Wondrous Wadeem

International Heart Transplant Patient's Journey Spans Continents for Cardiac & Pulmonary Care

Wadeem, one of Blythedale's many international patients, works with Occupational Therapist Kelly Milano in the Hospital hallway.

How far would you go for the best medical care for your child?

For five-year-old Wadeem and her family, the answer was half a world away. 

young child smiling

Diagnosed with complex congenital heart disease at birth, Wadeem underwent multiple cardiac reparative surgeries in her home country of Saudi Arabia and, later, the United States, during her young life. As Wadeem grew, her condition continued to deteriorate and as a result, she was put on the heart transplant list. In June 2017, her family’s prayers were answered - a heart had been found.

Wadeem underwent the life-saving procedure at a hospital in New York City, where she remained for the next few weeks until her fragile condition stabilized. In July, she was transferred to Blythedale Children’s Hospital in to begin her recovery.

She was admitted for post-transplant cardiac rehabilitation and management of chronic lung disease that required round-the-clock mechanical respiratory ventilator and BiPAP (biphasic positive airway pressure) dependency, plus treatment of a compromised immune system.

“When she came she couldn’t walk, she was losing a lot of weight and not growing,” said Hani, Wadeem’s father. “It was a hard experience, but we got through it with the help of the best hospitals and rehabilitation facilities that gave her the best treatments to improve her health and get her laughing again.”

young child with two nurses

It was that infectious laugh and smile that quickly caught the attention of Wadeem’s medical team, including Dr. Byron Fernandez, Unit Chief of the Pediatric and Adolescent Unit at Blythedale.

“She was playful, happy and loved to be around people; a normal girl that just went through a very serious surgery,” he said. “We had to be careful with her, but started her immediately on the full program of physical, occupational, respiratory, speech and feeding therapies.”

Wadeem’s physical strength emerged and the once frail little girl progressed from standing, to walking and running down the Hospital’s hallways.

“She wasn’t able to transition up off the floor when she first arrived, so we worked a lot on various skills to get her muscles activated and moving,” said Mark Felsenfeld, Wadeem’s physical therapist. “She is miles from where she started. For any kid to show tremendous gains like that… I’m thrilled.”

In November, a routine cardiac appointment and procedure prompted Wadeem’s brief discharge and subsequent readmission to Blythedale.

Her therapies resumed as normal and with it came another boost in Wadeem’s energy level and, in turn, the use of her voice.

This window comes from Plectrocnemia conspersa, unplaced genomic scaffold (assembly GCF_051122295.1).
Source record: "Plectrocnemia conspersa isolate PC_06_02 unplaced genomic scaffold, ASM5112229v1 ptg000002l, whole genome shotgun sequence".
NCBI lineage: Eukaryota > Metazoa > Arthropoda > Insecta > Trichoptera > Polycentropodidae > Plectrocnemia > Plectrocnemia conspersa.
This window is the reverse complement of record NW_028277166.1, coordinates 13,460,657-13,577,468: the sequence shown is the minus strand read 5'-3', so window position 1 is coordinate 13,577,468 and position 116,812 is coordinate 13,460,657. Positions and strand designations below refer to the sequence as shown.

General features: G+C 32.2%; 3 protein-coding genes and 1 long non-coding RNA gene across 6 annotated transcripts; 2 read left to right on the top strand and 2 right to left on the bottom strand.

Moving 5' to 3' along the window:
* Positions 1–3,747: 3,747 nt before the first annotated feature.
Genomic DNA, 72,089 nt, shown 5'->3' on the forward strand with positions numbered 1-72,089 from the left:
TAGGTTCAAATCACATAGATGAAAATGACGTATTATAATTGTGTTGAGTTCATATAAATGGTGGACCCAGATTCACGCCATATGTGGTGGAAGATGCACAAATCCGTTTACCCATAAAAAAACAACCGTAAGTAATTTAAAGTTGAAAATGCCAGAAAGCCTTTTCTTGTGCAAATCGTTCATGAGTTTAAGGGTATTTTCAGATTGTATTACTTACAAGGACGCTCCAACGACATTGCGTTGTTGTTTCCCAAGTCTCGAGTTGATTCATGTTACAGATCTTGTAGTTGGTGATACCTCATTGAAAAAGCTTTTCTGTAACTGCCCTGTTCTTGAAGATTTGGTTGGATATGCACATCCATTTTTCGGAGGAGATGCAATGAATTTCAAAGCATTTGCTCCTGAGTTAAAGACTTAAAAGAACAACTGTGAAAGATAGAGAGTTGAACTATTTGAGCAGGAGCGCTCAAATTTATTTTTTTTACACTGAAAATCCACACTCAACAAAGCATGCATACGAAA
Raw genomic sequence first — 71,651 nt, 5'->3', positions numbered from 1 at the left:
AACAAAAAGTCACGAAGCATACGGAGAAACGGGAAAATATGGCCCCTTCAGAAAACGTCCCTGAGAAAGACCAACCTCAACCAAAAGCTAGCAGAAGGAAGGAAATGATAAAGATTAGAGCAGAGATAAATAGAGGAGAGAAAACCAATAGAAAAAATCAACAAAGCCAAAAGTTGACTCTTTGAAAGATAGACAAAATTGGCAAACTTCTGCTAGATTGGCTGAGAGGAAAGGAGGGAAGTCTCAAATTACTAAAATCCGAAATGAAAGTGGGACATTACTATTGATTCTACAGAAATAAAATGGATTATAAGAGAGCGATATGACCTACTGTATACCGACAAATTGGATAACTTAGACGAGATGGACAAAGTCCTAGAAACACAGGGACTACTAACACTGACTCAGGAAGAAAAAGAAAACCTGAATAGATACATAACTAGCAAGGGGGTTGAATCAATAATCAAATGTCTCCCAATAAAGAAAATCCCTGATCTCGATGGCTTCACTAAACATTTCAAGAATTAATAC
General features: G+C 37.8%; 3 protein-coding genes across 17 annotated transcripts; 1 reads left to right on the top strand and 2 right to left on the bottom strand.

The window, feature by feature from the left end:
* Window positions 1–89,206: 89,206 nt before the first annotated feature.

“Over time, she was able to build her tolerance to using a Passy-Muir speaking valve and went from only saying, ‘Yeah’, to speaking some words, expressing some sign language and making more communicative gestures,” said Diane Trasatti, speech language pathologist at Blythedale. “She understands and plays a lot more now. She’s really one of a kind.”

Wadeem’s continued developmental progress was also evident in her newly conditioned ability to interact with her environment.

“In the beginning she had a tough time playing with toys, so we worked a lot on her hands and arms,” said Kelly Milano, occupational therapist. She added that the Hospital’s interdisciplinary approach also helped Wadeem greatly. “We worked together on a common goal of getting the most from and for her, so everyone wants to help in the best possible way.”

child working with occupational therapist

Help that is much needed as Wadeem and her family are more than 6,500 miles from home. Fortunately, her parents were able to secure local housing as their daughter received top caliber post-acute rehabilitation through Blythedale’s International Patient Program. Since 2012, dozens of children from Qatar, Kuwait, United Arab Emirates, Japan and Saudi Arabia have all been treated for various diagnoses, including heart/liver/multi-organ transplants, quadriplegia/hemiplegia, genetic abnormalities and disorders, cancer and scoliosis.

“Parents often leave everything behind to accompany their child to the United States for vital medical care, often not available on the same scale in their own country,” said Ana Oliveira, Blythedale’s Global Patient Coordinator. “Just as with all of our patients from the U.S., these kids have unique and specialized needs that we can accommodate, alongside parent training and comprehensive discharge planning.”

child with respiratory therapist hugging her

March 26 was a bittersweet day at Blythedale for staff and family as Wadeem was discharged for the next phase of her pulmonary care in Pennsylvania.

“We are grateful to her entire medical team for their support, care and excellent service,” said Hani, Wadeem’s dad. “From the little things to the big things, everything has been perfect.”